If you don’t have a budget, you need to create one. Doing so will allow you to see where you are spending your money and will help you spend it smartly. I know what many of you are thinking: the idea of creating a budget sounds painful. It really isn’t. I use Power Wallet. It’s a free tool that you can access online and on the go. Once you create a free account, you link your bank and categorize a few things and you are done. Then you only have to log in to the account to see how you are spending your money. (If you prefer a more “hands on” approach, a free excel spreadsheet might be the way to go.)

Revise Your Budget:

If you are spending $150 month dining out, cut it back to $100-125 and set up an auto transfer to your emergency fund for the $25-50. Here are 8 tips to save money when dining out. (Yearly Savings: $300-$600)

Transfer Savings to Savings:

When you go shopping, look at the bottom of your receipt. Most likely there will be listed the amount you saved. Take that “savings” and transfer it to your emergency fund. I only do this for my grocery shopping and transfer a healthy bit of money over the course of a year. (Yearly Savings: $1,000)

Save a Portion of Your Tax Refund:

If you get a tax refund each year, take a set percentage of it and transfer it to your emergency fund. Since most look at a tax refund as “extra money”, you should be saving a healthy portion of it and using a small portion for spending. This assumes you have all of your high interest debts paid off. (Yearly Savings: $400 – this assumes the average refund and you are still paying down credit card debt.)

Ignore Raises:

If you get a raise, ignore it. Take out your last paycheck prior to the raise and compare it to your new paycheck. Find the difference and set up a transfer to move that amount from your checking account to your emergency fund each time you get paid. You’ve been living off your old salary, so you can do it for a little while longer. (Yearly Savings: $1,000)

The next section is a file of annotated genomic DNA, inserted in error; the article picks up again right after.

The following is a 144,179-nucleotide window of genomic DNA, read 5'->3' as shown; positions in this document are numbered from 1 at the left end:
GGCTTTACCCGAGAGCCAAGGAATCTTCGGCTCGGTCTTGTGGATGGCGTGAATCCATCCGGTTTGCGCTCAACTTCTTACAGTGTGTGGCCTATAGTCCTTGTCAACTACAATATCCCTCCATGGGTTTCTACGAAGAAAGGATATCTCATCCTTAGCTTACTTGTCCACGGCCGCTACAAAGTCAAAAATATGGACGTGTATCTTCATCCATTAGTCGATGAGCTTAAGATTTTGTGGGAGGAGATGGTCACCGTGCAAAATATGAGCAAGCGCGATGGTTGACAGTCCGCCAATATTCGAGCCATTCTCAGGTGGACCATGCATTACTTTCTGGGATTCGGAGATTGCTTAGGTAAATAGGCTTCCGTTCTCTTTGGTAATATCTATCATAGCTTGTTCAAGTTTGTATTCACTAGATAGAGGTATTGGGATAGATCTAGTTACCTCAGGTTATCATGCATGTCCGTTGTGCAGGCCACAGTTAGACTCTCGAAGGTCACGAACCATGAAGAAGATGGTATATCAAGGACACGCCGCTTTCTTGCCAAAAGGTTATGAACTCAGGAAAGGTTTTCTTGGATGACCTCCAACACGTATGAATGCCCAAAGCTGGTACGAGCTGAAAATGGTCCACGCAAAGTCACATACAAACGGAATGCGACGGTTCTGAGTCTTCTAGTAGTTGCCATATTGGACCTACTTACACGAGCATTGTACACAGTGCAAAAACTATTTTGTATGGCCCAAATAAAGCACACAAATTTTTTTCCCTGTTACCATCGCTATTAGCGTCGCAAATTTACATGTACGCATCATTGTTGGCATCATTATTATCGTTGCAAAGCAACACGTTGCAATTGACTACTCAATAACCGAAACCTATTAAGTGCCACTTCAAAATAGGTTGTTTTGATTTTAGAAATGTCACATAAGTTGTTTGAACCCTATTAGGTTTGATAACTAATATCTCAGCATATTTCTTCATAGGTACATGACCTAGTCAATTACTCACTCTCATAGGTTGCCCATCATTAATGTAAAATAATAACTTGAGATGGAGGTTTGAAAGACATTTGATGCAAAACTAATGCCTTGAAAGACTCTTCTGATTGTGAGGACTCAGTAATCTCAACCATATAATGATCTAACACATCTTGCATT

Save Your Change:

You should be paying for most everything in cash. When you come home from a shopping trip, take all of your loose change from your pocket and put it in a jar. Each month, take the jar, count the coins, and deposit that amount into your emergency fund. Note: Many banks offer free coin counting. Under no circumstance should you pay to have your coins counted! (Yearly Savings: $225)

Final Thoughts

Just these 6 tips will net you over $3,000 in your emergency fund in one year. This would be on top of what you are saving monthly. And, these are only 6 tips! In my eBook, Spare Change, I list hundreds of other ways to boost your emergency fund savings.

Readers, how did you go about building an emergency fund?

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  1. says

    We sold a ton a stuff around the house to help build our emergency fund. It is amazing how much stuff we had in drawers, cabinets and closets that we didn’t need. We sold designer clothes on Ebay, old cell phones on Craigslist, and Textbooks on Amazon. If you are reading this post and want to fund your emergency fund, I encourage you to go sell the items around your house that you don’t need.
    Deacon @ Well Kept Wallet recently posted..Top 10 New Years Resolutions for 2013My Profile